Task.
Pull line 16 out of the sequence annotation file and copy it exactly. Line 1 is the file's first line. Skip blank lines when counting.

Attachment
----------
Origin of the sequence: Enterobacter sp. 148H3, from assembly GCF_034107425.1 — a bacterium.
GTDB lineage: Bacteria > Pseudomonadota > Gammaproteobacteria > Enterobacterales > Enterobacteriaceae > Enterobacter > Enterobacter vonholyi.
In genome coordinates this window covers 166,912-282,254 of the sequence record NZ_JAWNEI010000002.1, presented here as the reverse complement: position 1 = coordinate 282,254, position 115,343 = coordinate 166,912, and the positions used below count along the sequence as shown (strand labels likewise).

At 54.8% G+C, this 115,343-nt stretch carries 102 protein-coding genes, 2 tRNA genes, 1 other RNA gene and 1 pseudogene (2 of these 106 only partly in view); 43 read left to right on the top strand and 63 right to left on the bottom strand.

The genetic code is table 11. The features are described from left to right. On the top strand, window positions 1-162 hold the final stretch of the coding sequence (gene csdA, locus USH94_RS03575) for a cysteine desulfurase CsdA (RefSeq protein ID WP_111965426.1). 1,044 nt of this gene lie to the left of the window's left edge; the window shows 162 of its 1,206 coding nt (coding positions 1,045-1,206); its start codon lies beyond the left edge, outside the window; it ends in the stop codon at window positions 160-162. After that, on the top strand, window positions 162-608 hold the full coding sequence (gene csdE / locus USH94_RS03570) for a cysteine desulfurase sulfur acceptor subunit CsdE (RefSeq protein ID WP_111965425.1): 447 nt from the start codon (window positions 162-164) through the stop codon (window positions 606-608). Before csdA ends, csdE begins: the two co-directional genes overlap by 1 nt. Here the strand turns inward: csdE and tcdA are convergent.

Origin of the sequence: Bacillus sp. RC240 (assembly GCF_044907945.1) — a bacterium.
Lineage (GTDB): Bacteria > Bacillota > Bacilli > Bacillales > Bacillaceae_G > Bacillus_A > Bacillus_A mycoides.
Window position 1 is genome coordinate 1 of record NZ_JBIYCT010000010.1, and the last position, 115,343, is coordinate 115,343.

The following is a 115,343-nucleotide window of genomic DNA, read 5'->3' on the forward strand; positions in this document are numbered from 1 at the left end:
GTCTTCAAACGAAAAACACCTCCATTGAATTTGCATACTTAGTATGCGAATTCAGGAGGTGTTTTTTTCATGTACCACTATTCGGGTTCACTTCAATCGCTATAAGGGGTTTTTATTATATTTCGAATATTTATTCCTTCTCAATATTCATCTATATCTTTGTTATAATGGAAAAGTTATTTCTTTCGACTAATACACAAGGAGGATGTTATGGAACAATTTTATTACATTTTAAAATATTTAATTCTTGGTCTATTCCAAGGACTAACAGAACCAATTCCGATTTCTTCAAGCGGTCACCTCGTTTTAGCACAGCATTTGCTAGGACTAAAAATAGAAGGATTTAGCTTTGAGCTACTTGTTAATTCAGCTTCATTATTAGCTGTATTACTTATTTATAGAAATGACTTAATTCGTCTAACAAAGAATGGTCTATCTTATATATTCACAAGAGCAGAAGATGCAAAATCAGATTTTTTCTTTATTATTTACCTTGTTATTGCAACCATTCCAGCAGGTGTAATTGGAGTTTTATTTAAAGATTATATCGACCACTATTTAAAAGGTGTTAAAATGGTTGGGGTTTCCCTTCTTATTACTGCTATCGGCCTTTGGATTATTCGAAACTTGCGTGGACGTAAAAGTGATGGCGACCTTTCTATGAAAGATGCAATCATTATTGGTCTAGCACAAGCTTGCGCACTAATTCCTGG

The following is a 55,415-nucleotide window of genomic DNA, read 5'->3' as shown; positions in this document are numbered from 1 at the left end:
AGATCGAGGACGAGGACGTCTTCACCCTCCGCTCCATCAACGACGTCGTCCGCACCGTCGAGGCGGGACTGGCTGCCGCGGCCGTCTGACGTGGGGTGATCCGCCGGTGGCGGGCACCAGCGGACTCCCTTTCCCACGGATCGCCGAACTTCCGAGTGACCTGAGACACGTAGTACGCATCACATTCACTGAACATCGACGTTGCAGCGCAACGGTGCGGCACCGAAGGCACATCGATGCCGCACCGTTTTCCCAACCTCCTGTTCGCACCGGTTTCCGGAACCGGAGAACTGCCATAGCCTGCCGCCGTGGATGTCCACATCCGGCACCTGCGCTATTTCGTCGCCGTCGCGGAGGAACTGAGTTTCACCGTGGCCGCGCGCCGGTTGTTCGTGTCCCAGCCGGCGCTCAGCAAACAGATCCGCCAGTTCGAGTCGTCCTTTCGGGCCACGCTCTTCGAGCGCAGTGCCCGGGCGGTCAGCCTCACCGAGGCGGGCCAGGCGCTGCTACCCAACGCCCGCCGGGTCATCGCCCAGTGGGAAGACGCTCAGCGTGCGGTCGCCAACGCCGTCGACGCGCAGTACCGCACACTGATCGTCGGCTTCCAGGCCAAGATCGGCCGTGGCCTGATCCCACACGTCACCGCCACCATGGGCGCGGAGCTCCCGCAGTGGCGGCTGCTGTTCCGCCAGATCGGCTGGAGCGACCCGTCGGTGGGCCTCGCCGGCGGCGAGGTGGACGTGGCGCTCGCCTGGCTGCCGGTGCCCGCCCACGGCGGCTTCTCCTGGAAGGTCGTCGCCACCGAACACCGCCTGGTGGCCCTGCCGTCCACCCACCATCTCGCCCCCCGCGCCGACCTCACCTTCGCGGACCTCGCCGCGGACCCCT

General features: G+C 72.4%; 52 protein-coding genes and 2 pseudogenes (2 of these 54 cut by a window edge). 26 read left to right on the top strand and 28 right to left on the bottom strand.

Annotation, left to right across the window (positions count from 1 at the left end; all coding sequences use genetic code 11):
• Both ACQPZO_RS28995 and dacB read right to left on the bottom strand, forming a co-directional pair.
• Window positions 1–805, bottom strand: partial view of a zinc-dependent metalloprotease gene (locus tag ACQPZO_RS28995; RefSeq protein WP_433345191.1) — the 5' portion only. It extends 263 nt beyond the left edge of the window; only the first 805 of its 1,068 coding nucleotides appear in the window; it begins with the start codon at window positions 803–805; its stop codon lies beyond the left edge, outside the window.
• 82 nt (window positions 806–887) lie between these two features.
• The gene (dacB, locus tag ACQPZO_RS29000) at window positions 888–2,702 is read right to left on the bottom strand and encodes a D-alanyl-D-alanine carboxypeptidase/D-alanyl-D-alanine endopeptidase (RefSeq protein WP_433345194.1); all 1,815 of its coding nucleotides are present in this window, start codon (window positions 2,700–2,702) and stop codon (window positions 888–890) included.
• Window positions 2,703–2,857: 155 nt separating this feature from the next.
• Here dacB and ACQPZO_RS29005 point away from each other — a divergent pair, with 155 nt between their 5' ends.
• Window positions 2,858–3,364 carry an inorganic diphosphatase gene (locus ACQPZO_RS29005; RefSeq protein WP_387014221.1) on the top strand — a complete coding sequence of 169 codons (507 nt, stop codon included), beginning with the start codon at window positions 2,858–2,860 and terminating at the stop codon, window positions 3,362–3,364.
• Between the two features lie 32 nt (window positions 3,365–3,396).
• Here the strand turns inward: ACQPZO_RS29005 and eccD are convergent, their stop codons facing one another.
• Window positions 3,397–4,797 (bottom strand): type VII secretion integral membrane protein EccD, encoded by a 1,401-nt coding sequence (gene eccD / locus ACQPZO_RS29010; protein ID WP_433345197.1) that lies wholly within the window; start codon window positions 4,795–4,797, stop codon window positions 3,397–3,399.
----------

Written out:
• Window positions 1–805, bottom strand: partial view of a zinc-dependent metalloprotease gene (locus tag ACQPZO_RS28995; RefSeq protein WP_433345191.1) — the 5' portion only. It extends 263 nt beyond the left edge of the window; only the first 805 of its 1,068 coding nucleotides appear in the window; it begins with the start codon at window positions 803–805; its stop codon lies beyond the left edge, outside the window.